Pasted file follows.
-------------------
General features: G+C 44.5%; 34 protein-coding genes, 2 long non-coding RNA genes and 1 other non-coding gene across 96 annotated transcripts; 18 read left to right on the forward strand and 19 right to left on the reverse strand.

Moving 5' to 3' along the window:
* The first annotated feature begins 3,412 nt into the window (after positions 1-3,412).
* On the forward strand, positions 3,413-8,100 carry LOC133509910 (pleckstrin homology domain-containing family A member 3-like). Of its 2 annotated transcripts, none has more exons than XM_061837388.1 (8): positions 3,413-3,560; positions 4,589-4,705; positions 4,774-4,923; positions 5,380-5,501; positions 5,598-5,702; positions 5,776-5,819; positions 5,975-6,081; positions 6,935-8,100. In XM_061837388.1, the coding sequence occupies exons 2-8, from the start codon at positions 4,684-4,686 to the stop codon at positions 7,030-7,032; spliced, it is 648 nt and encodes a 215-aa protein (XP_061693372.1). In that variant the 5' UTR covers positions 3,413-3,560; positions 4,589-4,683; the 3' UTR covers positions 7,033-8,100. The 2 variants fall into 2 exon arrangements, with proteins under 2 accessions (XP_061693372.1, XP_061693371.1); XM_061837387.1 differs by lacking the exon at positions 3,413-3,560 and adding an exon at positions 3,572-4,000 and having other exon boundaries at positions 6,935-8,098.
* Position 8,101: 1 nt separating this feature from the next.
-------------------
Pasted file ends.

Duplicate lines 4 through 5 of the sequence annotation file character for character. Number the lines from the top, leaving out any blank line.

* On the forward strand, positions 3,413-8,100 carry LOC133509910 (pleckstrin homology domain-containing family A member 3-like). Of its 2 annotated transcripts, none has more exons than XM_061837388.1 (8): positions 3,413-3,560; positions 4,589-4,705; positions 4,774-4,923; positions 5,380-5,501; positions 5,598-5,702; positions 5,776-5,819; positions 5,975-6,081; positions 6,935-8,100. In XM_061837388.1, the coding sequence occupies exons 2-8, from the start codon at positions 4,684-4,686 to the stop codon at positions 7,030-7,032; spliced, it is 648 nt and encodes a 215-aa protein (XP_061693372.1). In that variant the 5' UTR covers positions 3,413-3,560; positions 4,589-4,683; the 3' UTR covers positions 7,033-8,100. The 2 variants fall into 2 exon arrangements, with proteins under 2 accessions (XP_061693372.1, XP_061693371.1); XM_061837387.1 differs by lacking the exon at positions 3,413-3,560 and adding an exon at positions 3,572-4,000 and having other exon boundaries at positions 6,935-8,098.
* Position 8,101: 1 nt separating this feature from the next.